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Estrogen Replacement and CVD Outcomes in Diabetic Women

Grant #: R01HL056675-01
PI Name: Newton, Katherine M.
Title: Estrogen Replacement and CVD Outcomes in Diabetic Women
Institute: National Heart, Lung, and Blood Institute
Funding Started: 1998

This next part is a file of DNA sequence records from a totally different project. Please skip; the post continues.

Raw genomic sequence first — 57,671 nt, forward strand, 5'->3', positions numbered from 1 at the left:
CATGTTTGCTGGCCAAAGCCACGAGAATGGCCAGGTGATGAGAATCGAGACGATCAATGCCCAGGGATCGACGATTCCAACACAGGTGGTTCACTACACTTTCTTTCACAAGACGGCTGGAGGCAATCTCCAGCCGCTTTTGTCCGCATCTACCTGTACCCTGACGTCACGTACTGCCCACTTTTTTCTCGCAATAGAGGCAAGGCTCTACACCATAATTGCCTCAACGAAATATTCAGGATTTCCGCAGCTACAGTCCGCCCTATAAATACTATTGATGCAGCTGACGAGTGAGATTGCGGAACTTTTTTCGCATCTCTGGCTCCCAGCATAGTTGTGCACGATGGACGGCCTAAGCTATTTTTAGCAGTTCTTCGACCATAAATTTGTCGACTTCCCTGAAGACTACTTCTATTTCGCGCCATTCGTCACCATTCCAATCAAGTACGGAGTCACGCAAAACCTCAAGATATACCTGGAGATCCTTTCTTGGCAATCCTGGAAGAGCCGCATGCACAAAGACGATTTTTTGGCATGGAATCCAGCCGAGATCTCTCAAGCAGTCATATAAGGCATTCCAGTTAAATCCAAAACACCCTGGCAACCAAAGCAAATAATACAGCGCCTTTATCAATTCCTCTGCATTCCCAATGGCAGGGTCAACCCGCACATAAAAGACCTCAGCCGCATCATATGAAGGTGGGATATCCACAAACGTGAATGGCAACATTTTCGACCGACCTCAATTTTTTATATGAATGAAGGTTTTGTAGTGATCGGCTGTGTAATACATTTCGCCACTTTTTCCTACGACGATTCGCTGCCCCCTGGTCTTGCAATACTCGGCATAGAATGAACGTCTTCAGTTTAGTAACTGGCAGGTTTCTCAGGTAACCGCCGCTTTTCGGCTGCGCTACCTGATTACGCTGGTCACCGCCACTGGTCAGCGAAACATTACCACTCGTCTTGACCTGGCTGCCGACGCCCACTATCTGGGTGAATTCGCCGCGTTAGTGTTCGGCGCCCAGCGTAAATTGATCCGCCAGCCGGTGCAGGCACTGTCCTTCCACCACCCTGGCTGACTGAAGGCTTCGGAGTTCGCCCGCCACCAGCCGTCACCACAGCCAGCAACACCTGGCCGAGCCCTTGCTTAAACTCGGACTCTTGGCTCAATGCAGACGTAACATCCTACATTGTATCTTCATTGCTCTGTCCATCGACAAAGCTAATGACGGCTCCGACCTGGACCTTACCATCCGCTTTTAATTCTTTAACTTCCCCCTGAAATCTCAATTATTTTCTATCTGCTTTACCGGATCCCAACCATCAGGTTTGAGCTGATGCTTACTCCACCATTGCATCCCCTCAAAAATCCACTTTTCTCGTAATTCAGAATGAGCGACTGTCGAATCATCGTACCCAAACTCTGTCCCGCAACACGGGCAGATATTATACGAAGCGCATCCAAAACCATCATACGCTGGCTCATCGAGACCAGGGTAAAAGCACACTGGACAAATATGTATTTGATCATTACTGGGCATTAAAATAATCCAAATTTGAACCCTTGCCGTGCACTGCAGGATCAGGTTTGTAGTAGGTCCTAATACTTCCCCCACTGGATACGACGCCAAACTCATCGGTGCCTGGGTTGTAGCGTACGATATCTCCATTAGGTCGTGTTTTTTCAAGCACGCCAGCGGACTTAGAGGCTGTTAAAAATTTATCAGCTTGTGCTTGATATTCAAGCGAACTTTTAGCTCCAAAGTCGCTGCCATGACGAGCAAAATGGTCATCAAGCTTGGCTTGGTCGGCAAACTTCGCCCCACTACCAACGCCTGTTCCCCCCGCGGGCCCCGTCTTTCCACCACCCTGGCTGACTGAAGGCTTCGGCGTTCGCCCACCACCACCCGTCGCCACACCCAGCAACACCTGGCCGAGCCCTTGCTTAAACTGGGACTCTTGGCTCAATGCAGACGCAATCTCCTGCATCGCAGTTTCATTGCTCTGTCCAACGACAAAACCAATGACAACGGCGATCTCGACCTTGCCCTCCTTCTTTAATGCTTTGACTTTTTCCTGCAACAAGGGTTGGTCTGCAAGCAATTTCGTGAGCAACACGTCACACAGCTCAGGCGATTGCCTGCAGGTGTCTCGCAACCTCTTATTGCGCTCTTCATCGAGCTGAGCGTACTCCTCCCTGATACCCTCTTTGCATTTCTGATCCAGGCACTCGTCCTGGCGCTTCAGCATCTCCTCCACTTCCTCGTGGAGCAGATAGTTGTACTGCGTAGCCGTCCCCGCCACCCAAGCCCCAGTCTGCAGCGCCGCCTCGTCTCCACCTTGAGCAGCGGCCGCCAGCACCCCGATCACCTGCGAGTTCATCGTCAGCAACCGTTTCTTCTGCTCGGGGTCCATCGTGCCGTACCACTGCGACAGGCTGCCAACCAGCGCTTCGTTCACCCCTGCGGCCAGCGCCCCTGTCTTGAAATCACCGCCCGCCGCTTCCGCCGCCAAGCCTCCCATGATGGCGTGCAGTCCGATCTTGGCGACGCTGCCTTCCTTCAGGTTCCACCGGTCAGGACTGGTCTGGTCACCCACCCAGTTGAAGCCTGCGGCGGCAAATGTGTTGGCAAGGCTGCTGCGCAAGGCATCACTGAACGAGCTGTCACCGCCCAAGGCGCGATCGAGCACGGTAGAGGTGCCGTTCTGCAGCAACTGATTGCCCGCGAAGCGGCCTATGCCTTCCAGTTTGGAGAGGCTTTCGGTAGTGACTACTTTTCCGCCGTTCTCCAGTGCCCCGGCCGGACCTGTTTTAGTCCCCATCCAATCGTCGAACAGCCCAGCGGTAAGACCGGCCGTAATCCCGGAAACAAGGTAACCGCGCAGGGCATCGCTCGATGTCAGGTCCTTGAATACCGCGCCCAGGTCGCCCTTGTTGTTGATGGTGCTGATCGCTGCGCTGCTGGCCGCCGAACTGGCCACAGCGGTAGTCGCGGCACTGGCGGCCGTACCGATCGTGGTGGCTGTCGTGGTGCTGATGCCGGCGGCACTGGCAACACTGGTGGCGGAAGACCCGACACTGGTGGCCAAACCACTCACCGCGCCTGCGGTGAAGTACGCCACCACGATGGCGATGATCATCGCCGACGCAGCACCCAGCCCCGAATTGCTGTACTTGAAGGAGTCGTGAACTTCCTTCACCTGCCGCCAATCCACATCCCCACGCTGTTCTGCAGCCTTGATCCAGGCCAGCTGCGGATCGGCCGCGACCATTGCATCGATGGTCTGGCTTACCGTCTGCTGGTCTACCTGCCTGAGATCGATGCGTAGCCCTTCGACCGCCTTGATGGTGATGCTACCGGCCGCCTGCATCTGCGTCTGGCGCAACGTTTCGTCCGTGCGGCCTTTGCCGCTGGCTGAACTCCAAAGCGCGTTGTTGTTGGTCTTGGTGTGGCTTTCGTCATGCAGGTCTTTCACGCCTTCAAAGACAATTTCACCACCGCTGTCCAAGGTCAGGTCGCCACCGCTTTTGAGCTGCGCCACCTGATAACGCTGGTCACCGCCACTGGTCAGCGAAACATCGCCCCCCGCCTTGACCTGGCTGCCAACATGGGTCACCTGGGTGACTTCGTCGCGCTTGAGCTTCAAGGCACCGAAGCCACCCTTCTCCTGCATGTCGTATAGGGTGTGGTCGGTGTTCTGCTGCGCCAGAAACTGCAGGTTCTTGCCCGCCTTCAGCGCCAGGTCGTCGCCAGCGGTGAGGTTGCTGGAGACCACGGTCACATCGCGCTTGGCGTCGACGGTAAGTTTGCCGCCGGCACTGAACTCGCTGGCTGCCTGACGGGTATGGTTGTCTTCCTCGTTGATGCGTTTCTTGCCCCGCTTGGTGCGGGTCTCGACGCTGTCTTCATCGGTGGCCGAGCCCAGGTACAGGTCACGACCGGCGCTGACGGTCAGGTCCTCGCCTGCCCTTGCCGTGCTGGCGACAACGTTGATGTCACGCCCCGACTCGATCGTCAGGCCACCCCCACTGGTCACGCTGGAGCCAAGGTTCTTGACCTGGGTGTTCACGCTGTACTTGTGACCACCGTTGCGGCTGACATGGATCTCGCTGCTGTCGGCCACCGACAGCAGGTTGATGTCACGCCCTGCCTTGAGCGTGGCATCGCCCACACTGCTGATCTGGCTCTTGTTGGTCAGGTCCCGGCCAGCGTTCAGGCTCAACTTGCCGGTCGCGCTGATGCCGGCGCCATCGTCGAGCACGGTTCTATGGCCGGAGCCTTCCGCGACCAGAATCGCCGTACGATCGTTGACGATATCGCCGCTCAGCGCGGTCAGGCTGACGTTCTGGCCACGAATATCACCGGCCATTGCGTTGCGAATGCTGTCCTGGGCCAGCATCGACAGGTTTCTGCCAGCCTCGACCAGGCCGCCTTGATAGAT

Diabetes imposes a tremendous burden of morbidity and mortality on postmenopausal women. It is associated with a three- to nine-fold increase in risk of myocardial infarction (MI), an eight-fold increase in risk of peripheral vascular disease, and a threefold increase in risk for cardiovascular mortality. Observational studies indicate that hormone replacement therapy (HRT) reduces the risk of coronary heart disease (CHD) in postmenopausal women by 50 percent, while the effect of HRT on lower extremity peripheral arterial disease is unknown. The effects of HRT on CHD in women with diabetes have not been evaluated. The purpose of this case-cohort study is to examine the association between postmenopausal HRT (estrogen alone or with progestin) and CHD (nonfatal MI and fatal CHD) in postmenopausal women with Type II diabetes. Secondary outcomes include lower extremity amputations and all-cause mortality. The investigators state that a unique opportunity is available to conduct this study due to automated databases at Group Health Cooperative, a health maintenance organization in western Washington with over 500,000 members, including approximately 7,000 women with Type II diabetes. Women aged 45 to 80, with incident or prevalent Type II diabetes between 1986 and 1990, will be identified using criteria established for an ongoing study on management and outcomes in diabetics. From this cohort an age-stratified random sample of 1,500 women will be selected for the sub-cohort. These women plus those with the outcomes of interest (nonfatal MI and fatal CHD; lower extremity amputations; or death between cohort entry and September, 1998 [8 to 12 years follow-up]) will comprise the analytic cohort. Medical records will be reviewed to confirm eligibility and outcomes as well as to collect data on medical history, demographic characteristics and confounding variables. HRT use will be determined from computerized pharmacy records. Data will be analyzed using descriptive statistics, categorical survival methods, and Cox regression, applying methods specific to the case-cohort study design. The investigators state that this study will extend knowledge regarding the safety and efficacy of HRT in a subgroup of women at high risk for cardiovascular complications.